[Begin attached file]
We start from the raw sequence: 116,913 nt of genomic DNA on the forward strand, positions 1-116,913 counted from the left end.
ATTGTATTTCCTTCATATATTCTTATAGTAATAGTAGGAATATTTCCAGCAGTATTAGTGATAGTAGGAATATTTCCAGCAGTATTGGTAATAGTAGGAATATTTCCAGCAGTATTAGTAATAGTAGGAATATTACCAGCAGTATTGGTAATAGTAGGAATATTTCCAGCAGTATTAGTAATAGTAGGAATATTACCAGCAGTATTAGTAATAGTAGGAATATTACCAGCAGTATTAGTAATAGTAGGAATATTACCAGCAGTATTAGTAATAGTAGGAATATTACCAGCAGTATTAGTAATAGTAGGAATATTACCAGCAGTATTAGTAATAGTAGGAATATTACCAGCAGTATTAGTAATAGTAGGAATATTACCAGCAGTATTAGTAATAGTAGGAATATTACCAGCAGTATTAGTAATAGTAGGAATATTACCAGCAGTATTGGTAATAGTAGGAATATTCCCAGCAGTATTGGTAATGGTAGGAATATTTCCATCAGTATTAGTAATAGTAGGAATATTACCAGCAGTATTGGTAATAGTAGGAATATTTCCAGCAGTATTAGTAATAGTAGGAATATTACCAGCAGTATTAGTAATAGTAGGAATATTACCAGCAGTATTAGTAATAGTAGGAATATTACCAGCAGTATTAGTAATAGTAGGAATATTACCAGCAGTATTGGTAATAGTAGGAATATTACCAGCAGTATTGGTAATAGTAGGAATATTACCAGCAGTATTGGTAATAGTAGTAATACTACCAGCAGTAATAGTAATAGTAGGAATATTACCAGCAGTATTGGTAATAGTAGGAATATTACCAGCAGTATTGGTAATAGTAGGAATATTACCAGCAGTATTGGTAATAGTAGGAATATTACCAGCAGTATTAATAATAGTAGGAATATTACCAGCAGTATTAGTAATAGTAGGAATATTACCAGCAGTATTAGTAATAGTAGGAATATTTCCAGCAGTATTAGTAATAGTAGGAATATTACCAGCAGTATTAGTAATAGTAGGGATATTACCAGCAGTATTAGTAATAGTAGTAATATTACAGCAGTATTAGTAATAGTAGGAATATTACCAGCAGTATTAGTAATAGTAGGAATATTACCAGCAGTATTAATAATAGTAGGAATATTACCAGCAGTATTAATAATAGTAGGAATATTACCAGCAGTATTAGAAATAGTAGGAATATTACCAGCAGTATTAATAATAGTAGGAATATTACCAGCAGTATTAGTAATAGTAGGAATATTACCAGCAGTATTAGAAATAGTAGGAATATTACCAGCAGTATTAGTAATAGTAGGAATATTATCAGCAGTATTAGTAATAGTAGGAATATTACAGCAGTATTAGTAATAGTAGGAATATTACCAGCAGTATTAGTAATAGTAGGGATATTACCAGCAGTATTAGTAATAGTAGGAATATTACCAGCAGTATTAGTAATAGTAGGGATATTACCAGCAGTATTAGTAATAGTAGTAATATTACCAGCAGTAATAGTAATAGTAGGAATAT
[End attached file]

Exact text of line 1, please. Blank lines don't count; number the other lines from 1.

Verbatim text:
We start from the raw sequence: 116,913 nt of genomic DNA on the forward strand, positions 1-116,913 counted from the left end.